67

I have "UserDetails" struct objects in array..I want to filter the objects from array. But there is no option for "filteredArrayUsingPredicate" in Swift array.

My array creation

var arrayOfUsers:UserDetails[] = UserDetails[]()

my userdetails code is

struct UserDetails{
    var userName:String
    var userID:String
    var userAge:String
    func userDescription()->String{
        return "name " + userName + "age " + userID
    }
}

my code to create objects

        for a in 1...1000{
            var user:UserDetails = UserDetails(userName: "name", userID: String(a), userAge: "22")
            arrayOfUsers.append(user)
        }

Now I want to filter arrayOfUsers which one has userID "1".

  • 1
    BEEP! iOS 8 is beta, and XCode 6 too. – nicael Jun 24 '14 at 9:10
  • so cant i filter with beta version? i am new to iOS,please make me correct if i did anything wrong.. – Mani murugan Jun 24 '14 at 9:12
  • 1
    @Manimurugan nicael's point was that you have agreed to not discuss Apple's betas in public. I am not sure if this is applicable here, though, because Swift book and library reference are released to the public with no strings attached. – dasblinkenlight Jun 24 '14 at 9:16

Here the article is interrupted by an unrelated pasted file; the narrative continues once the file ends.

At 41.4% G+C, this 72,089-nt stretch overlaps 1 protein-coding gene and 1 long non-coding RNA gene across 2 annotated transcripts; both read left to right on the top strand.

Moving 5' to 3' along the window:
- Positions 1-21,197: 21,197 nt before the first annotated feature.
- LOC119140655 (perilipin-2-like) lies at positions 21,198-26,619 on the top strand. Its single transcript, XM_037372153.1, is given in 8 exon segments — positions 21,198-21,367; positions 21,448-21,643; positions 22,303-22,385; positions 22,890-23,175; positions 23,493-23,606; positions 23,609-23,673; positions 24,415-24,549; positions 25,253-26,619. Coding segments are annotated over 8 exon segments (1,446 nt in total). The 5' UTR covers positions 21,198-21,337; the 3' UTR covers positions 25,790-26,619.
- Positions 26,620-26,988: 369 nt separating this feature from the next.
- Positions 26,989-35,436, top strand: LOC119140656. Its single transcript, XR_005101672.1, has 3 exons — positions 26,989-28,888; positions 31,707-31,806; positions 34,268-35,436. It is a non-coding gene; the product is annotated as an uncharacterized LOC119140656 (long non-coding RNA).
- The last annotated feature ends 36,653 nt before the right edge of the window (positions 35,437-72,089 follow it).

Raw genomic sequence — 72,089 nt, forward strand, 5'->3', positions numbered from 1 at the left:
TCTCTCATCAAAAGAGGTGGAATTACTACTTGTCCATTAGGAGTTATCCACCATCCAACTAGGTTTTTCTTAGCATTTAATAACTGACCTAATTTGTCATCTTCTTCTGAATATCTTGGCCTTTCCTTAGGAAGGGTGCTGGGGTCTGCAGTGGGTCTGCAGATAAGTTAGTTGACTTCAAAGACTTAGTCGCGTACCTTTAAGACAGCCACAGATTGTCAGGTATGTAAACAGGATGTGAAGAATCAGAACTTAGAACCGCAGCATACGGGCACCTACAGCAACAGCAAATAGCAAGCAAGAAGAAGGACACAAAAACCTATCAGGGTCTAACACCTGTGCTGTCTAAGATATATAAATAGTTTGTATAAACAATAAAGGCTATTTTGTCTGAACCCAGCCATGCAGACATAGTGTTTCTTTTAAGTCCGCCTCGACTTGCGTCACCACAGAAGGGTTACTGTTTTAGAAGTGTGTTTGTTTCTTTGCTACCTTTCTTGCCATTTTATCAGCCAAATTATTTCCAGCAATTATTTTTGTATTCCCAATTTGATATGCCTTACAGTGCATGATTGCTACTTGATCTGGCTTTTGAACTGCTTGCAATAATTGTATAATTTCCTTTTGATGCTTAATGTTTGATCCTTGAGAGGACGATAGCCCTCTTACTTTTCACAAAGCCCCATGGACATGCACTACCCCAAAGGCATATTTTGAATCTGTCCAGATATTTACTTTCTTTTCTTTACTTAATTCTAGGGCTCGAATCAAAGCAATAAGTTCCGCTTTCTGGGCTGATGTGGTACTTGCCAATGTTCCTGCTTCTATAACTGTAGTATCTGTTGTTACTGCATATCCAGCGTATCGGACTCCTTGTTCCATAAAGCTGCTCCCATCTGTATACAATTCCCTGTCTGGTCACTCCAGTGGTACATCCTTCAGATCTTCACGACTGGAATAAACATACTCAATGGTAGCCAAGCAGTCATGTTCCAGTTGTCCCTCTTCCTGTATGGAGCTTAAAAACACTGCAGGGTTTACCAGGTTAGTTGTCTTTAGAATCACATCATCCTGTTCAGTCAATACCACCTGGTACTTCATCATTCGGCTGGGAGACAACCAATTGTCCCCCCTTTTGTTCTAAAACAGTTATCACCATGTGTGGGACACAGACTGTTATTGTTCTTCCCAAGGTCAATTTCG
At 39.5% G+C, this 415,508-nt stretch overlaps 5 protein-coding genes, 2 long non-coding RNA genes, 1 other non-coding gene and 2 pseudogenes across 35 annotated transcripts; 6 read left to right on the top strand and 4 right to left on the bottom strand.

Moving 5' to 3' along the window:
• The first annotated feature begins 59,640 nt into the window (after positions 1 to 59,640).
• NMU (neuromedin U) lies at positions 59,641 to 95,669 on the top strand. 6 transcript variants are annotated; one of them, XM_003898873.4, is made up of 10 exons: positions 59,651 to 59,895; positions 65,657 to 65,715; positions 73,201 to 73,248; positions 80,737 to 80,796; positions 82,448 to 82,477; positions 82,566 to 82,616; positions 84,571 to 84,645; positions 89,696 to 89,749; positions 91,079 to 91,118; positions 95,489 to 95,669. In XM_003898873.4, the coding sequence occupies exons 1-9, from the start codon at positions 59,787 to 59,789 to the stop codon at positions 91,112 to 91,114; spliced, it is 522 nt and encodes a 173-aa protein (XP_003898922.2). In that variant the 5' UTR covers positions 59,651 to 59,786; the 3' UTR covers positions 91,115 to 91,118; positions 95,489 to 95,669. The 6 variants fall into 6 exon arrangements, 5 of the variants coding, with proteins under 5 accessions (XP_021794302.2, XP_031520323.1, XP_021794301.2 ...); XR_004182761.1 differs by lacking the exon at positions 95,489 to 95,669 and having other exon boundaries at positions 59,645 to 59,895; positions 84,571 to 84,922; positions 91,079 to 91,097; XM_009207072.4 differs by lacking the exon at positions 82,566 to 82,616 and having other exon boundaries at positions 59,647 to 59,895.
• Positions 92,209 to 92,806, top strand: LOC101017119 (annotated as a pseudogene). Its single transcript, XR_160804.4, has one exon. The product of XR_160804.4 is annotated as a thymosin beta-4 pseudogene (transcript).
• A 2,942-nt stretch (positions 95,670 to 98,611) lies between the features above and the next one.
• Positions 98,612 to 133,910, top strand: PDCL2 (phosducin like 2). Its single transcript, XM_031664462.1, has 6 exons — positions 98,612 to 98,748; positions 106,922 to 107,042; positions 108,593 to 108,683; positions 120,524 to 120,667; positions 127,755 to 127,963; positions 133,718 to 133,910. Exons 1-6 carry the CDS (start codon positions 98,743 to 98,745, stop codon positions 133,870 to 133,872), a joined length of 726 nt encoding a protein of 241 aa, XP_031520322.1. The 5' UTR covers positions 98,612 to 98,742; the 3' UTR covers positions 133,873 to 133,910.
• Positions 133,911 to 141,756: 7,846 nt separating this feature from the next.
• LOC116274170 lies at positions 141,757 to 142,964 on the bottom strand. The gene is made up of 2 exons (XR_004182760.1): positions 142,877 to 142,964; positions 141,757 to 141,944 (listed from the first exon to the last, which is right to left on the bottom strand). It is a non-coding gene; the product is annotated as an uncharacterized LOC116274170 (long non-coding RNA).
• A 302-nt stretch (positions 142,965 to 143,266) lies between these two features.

118

Swift arrays have a .filter method that takes a closure -- this will do it:

let filteredArray = arrayOfUsers.filter() { $0.userID == "1" }

Closures can be simplified in a variety of ways. The full declaration of the closure would look more like this:

var filteredArray = arrayOfUsers.filter( { (user: UserDetails) -> Bool in
        return user.userID == "1"
    })

The difference between the two is that the first is using trailing closure syntax, shorthand argument names, type inference, and implicit return. You can read more about closures in Apple's Swift documentation.

  • can you please tell me about $ symbol..what is the use of this ? – Mani murugan Jun 24 '14 at 9:25
  • 2
    $0 is a shorthand argument name. I'll add a bit more detail. – Nate Cook Jun 24 '14 at 9:32